Human rights activist Bach Hong Quyen left Thailand for Canada on Thursday, ending fears he could be extradited to Vietnam for his role in helping a dissident Vietnamese blogger apply for asylum in Bangkok before he was abducted by Vietnamese agents.
Truong Duy Nhat, an RFA contributor, disappeared in Bangkok in late January, and two months later was revealed to be in a Hanoi jail, in what legal experts said was a violation by Vietnam's police of the country's criminal procedure laws.
Quyen and his six-month-old son Joseph boarded an airplane leaving Bangkok at 10:40 p.m. local time, with arrival in Canada expected early on Friday, Do Ky Anh—a representative of the Voice Canada advocacy group—told RFA’s Vietnamese Service on May 2.
“Quyen left Thailand at night on May 2 and will arrive in Mississauga city of Canada at around 9:30 in the morning of May 3,” Anh said. He added that Quyen had spent about a week in an immigration detention center in accordance with Thai regulations that immigrants be held in detention before leaving for a third country.
Quyen had been approved for travel to Canada in a refugee program funded by the Canadian government, Voice Canada said in a press release, adding that Quyen’s wife Bui Huong Giang and the couple’s two daughters had already traveled to Canada under the same program on April 16.
Anh said he had no information regarding Quyen’s possible extradition to Vietnam for having helped Nhat before the blogger’s abduction, but said “We did have concerns about that.”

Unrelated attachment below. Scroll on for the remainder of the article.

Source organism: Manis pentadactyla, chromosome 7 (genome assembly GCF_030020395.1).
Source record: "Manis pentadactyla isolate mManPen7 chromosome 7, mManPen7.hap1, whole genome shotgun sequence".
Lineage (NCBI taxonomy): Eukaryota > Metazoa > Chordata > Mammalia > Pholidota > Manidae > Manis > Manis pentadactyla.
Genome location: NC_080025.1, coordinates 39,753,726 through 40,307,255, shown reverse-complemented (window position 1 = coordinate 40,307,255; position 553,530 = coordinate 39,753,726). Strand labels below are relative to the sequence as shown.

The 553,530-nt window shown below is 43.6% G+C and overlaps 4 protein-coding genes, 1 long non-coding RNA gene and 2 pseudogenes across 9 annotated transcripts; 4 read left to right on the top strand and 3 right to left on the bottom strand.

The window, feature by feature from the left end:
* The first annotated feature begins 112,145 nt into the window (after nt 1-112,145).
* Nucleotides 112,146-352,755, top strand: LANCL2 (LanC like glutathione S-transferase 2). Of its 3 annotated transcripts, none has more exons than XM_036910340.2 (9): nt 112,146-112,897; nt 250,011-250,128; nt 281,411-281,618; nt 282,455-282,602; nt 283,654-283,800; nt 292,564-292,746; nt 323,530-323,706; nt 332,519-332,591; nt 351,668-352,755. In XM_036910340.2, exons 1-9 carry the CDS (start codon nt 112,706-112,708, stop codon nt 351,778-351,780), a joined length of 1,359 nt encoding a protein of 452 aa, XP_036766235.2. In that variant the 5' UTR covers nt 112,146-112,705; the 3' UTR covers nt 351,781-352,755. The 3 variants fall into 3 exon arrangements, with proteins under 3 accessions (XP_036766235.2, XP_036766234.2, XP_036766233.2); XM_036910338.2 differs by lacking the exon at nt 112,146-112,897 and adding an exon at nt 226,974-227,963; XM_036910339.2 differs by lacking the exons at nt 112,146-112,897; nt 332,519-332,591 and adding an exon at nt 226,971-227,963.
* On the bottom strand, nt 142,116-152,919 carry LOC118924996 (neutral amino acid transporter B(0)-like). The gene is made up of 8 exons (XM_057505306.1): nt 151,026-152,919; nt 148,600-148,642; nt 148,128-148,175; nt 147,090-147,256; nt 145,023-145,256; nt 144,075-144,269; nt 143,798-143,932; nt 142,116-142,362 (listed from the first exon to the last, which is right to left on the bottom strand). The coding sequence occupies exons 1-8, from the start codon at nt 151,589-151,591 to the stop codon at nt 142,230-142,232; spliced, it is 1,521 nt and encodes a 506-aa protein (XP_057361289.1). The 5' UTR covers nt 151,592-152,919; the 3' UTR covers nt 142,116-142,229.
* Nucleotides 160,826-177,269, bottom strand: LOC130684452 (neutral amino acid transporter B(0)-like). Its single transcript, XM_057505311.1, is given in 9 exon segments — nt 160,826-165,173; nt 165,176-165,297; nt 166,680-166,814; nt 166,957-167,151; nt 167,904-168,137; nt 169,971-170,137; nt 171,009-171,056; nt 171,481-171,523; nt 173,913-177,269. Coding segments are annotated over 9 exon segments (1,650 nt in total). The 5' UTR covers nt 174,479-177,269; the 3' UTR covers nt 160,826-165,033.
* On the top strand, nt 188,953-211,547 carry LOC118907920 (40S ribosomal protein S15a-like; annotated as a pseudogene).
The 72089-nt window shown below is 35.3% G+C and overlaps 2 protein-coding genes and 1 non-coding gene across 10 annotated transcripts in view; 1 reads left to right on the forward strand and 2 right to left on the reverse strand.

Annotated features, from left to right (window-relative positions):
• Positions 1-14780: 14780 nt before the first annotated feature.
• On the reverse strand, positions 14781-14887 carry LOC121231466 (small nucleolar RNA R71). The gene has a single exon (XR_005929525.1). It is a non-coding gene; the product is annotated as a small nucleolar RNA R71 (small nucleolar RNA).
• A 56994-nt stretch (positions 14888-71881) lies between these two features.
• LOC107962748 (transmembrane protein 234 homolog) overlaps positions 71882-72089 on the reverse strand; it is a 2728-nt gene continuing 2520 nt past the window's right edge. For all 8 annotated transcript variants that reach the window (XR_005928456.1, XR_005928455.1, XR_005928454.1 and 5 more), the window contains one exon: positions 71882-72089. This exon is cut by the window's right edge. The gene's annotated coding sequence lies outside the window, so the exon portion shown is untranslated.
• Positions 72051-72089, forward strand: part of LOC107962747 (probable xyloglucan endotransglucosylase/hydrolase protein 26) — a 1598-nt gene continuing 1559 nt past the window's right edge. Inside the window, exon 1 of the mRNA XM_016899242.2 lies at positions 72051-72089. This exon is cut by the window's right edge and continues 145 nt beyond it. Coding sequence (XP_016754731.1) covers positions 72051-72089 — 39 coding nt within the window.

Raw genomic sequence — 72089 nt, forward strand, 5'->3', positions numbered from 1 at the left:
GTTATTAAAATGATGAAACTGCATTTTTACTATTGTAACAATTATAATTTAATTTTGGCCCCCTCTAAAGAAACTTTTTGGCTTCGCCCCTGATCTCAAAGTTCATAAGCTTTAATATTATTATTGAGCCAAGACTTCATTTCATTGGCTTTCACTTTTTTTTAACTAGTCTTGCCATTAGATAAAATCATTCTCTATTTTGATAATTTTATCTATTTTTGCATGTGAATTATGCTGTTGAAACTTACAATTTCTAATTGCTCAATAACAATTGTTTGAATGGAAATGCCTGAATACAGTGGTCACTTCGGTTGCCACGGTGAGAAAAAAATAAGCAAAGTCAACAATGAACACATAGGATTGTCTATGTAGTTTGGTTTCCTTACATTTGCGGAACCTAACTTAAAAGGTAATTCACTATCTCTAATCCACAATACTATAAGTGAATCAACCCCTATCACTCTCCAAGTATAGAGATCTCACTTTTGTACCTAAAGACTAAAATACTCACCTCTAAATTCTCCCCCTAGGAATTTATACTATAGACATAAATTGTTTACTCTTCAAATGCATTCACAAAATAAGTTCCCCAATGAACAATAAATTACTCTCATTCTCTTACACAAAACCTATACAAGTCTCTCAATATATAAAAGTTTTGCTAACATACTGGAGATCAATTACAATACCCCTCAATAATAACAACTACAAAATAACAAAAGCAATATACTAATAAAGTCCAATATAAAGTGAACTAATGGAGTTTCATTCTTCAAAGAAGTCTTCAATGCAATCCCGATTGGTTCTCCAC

“We heard that when Quyen was in the IDC [immigration detention center], a delegation from Vietnam visited the facility. I don’t know why they were there, but we monitored Quyen’s situation in the IDC very closely.”
Thai immigration authorities have denied any knowledge of efforts to deport Quyen, who fled to Thailand in May 2017 after Vietnamese police issued a warrant for his arrest for organizing a march on the anniversary of a 2016 waste spill that that polluted the coast of central Vietnam.
The environmental disaster sparked major protests.
In a May 2 press release, Voice—a California-based organization supporting human rights and civil society in Vietnam—and its branch Voice Canada thanked the United Nations refugee agency, the Thai government, Human Rights Watch, and other groups for their help to Quyen and his family.
“After two years of efforts, and with the utmost help from individuals and organizations, we have succeeded in helping Quyen and his family reunite and settle down in Canada,” the advocacy group said.
Reported by RFA’s Vietnamese Service. Translated by Viet Ha. Written in English by Richard Finney.